Sweet Zombie Jesus! First thing I noticed on this record was what appeared to be the ghostly voice of Curtis Mayfield floating in like a spirit superfly from soul heaven. Turns out it's a bloke from Bath, and this the debut album from The Heavy is a pretty good showcase for the band's collective talents. I must confess that this one was a slow grower for me - the tracks are pretty brash and in your face and that initial pop tang had me dismissing the whole affair on first play, but then the old MP3 player shuffle worked it's magic on me (more than once) and I was hooked. This album is chock full of riffs - Zeppelinesque slabs of chunk in a distinctly low-fi sample and loop setting with the aforementioned vocals of Swaby soaring over the top.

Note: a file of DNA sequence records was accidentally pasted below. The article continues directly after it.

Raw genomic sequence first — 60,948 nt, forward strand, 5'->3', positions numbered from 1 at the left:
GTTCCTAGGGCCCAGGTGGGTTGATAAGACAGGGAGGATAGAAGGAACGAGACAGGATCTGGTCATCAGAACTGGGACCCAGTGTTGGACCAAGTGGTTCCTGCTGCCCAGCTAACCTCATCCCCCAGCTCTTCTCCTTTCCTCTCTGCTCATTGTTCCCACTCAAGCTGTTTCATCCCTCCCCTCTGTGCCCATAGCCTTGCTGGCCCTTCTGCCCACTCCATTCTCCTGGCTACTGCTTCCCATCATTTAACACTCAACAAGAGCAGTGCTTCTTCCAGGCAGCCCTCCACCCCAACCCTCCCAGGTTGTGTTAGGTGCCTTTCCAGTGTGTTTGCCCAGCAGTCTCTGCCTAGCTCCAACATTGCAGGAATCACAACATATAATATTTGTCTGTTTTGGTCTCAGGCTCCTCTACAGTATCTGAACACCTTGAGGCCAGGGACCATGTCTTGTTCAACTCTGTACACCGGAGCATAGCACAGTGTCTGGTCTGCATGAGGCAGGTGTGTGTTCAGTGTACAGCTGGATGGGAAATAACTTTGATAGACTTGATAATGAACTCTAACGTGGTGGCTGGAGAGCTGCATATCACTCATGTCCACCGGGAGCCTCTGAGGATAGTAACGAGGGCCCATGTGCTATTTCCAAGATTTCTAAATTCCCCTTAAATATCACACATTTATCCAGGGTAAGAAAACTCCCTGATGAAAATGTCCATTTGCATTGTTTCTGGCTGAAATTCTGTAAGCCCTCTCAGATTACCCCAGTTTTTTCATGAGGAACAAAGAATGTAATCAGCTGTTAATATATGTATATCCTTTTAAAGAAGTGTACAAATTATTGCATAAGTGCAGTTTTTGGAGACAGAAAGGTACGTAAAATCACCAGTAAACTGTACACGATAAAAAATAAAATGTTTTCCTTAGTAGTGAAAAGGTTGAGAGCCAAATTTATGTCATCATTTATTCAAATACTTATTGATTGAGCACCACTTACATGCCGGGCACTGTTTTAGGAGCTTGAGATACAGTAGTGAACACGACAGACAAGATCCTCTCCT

The two opening tracks - That Kind of Man and Colleeen lay down the manifesto pretty succinctly, while the occasional slower bluesy numbers give the whole thing a bit of mood relief. There's even a bit of a Stones thing going on in places, but all the while with this magnificent voice making much more out of the riffs. On the whole it's a great debut, and refreshing to hear rock and soul mixed together in a good way - as opposed to all the bad ways we've had to endure in times gone by. The low-fi thing is a real positive factor in this - make it too clean and it just becomes vanilla bullshit, but the grunge element somehow puts Swaby's voice right back in the day of early 70's crunchy production. Good work fellas.